When we feel heavy, or are weary, and we want to rise from all that saddens our souls, we can turn to nature these days as it stirs from its winter slumber, and let it nourish and give wings to our imagination:
In spring the blue azures bow down
at the edges of shallow puddles
to drink the black rain water.
Then they rise and float away into the fields.
Sometimes the great bones of my life feel so heavy,
and all the tricks my body knows–
the opposable thumbs, the kneecaps,
and the mind clicking and clicking–
don’t seem enough to carry me through this
world, and I think: how I would like
to have wings–
ribbons of flame.
How I would like to open them, and rise
from the black rain water.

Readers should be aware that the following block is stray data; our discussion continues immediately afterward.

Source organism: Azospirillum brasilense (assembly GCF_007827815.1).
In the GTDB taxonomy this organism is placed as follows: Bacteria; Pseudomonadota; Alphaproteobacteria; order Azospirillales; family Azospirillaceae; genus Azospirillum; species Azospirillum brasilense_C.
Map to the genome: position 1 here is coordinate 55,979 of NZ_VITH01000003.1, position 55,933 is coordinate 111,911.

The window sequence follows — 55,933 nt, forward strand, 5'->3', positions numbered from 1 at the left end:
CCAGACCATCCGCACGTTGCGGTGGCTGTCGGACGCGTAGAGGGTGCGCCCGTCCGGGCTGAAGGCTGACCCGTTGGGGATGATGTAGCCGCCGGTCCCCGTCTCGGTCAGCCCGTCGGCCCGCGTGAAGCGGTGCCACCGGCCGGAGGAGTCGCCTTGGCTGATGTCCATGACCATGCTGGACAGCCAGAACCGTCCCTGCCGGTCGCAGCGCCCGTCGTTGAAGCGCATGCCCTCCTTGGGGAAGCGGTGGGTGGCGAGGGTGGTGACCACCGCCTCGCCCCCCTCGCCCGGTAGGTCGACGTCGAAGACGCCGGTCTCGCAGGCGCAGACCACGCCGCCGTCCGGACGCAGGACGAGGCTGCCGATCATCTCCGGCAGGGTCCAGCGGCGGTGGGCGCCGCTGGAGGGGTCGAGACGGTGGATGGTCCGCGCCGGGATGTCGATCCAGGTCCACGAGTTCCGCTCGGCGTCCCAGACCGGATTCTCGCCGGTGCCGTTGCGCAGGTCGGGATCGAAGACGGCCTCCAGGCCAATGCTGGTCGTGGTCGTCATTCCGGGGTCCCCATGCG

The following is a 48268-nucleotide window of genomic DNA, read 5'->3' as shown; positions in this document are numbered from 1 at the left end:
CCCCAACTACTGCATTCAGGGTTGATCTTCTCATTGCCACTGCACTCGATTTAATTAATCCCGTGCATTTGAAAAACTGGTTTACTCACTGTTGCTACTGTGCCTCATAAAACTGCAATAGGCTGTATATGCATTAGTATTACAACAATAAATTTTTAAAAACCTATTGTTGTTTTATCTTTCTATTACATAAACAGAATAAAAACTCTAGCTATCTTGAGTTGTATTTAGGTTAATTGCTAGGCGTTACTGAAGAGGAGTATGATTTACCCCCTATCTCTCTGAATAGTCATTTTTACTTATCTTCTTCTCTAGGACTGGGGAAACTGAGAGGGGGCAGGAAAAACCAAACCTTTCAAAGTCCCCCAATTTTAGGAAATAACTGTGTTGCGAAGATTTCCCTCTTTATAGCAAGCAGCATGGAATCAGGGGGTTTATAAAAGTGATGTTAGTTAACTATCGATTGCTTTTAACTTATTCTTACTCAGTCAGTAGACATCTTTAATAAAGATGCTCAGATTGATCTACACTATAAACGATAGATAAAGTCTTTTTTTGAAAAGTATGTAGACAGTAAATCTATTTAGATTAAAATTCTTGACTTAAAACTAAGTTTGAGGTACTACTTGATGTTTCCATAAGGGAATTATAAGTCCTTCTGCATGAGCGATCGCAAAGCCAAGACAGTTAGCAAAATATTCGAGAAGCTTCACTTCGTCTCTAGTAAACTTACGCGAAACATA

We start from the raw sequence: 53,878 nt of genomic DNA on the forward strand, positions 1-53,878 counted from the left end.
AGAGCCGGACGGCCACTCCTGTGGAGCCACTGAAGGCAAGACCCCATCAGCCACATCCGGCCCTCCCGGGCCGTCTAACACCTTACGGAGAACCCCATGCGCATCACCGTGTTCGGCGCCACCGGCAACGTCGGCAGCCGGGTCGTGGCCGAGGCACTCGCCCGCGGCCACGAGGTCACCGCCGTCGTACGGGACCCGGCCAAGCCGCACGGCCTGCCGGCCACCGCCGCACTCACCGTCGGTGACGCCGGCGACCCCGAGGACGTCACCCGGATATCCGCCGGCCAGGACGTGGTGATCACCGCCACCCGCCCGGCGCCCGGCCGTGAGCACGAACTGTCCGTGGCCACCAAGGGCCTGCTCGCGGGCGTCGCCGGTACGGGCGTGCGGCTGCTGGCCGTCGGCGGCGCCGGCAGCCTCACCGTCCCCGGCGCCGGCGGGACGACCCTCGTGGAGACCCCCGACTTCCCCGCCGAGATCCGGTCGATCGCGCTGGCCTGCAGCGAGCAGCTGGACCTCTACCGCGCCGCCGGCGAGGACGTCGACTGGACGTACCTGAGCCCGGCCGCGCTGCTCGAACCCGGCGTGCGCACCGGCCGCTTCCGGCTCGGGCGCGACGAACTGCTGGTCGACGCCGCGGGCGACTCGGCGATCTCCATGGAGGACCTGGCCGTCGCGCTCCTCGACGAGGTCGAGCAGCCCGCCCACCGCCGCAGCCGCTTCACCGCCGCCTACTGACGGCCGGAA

And then I think of Blake, in the dirt and sweat of London–a boy staring through the window, when God came fluttering up.
Of course, he screamed, seeing the bobbin of God’s blue body
leaning on the sill, and the thousand-faceted eyes.
Well, who knows. Who knows what hung, fluttering, at the window
between him and the darkness.
Anyway, Blake the hosier’s son stood up, and turned away from the sooty sill and the
dark city– turned away forever from the factories, the personal strivings,
to a life of the imagination.
Mary Oliver, Blue Azures